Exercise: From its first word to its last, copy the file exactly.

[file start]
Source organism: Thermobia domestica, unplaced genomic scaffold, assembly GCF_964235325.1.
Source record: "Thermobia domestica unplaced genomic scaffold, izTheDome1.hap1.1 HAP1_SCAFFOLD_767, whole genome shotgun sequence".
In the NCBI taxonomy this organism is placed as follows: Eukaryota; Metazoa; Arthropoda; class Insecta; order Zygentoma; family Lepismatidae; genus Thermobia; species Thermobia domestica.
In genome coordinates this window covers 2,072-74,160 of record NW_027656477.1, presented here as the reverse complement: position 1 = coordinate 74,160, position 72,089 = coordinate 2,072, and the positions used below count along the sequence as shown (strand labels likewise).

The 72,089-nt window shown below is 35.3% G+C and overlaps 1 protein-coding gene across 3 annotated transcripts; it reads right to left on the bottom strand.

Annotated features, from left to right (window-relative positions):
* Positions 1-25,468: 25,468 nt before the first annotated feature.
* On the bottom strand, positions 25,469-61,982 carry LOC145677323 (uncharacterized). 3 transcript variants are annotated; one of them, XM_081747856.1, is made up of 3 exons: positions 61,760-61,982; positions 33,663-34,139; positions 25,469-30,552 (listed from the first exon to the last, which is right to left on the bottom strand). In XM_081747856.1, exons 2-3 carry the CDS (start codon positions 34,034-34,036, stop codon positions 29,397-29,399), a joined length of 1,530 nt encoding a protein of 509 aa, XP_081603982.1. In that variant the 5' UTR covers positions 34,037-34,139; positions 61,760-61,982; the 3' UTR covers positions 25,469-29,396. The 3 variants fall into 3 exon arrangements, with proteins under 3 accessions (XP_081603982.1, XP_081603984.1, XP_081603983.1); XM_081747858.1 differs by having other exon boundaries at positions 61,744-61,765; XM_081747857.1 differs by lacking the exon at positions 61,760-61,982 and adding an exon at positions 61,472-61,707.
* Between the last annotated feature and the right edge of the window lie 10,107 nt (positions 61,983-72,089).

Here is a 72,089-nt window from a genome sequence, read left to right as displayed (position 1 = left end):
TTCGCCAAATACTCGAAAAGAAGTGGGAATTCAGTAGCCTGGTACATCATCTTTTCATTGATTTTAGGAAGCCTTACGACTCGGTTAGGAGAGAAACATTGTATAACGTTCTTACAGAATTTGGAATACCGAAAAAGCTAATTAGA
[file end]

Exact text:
Source organism: Thermobia domestica, unplaced genomic scaffold, assembly GCF_964235325.1.
Source record: "Thermobia domestica unplaced genomic scaffold, izTheDome1.hap1.1 HAP1_SCAFFOLD_767, whole genome shotgun sequence".
In the NCBI taxonomy this organism is placed as follows: Eukaryota; Metazoa; Arthropoda; class Insecta; order Zygentoma; family Lepismatidae; genus Thermobia; species Thermobia domestica.
In genome coordinates this window covers 2,072-74,160 of record NW_027656477.1, presented here as the reverse complement: position 1 = coordinate 74,160, position 72,089 = coordinate 2,072, and the positions used below count along the sequence as shown (strand labels likewise).

The 72,089-nt window shown below is 35.3% G+C and overlaps 1 protein-coding gene across 3 annotated transcripts; it reads right to left on the bottom strand.

Annotated features, from left to right (window-relative positions):
* Positions 1-25,468: 25,468 nt before the first annotated feature.
* On the bottom strand, positions 25,469-61,982 carry LOC145677323 (uncharacterized). 3 transcript variants are annotated; one of them, XM_081747856.1, is made up of 3 exons: positions 61,760-61,982; positions 33,663-34,139; positions 25,469-30,552 (listed from the first exon to the last, which is right to left on the bottom strand). In XM_081747856.1, exons 2-3 carry the CDS (start codon positions 34,034-34,036, stop codon positions 29,397-29,399), a joined length of 1,530 nt encoding a protein of 509 aa, XP_081603982.1. In that variant the 5' UTR covers positions 34,037-34,139; positions 61,760-61,982; the 3' UTR covers positions 25,469-29,396. The 3 variants fall into 3 exon arrangements, with proteins under 3 accessions (XP_081603982.1, XP_081603984.1, XP_081603983.1); XM_081747858.1 differs by having other exon boundaries at positions 61,744-61,765; XM_081747857.1 differs by lacking the exon at positions 61,760-61,982 and adding an exon at positions 61,472-61,707.
* Between the last annotated feature and the right edge of the window lie 10,107 nt (positions 61,983-72,089).

Here is a 72,089-nt window from a genome sequence, read left to right as displayed (position 1 = left end):
TTCGCCAAATACTCGAAAAGAAGTGGGAATTCAGTAGCCTGGTACATCATCTTTTCATTGATTTTAGGAAGCCTTACGACTCGGTTAGGAGAGAAACATTGTATAACGTTCTTACAGAATTTGGAATACCGAAAAAGCTAATTAGA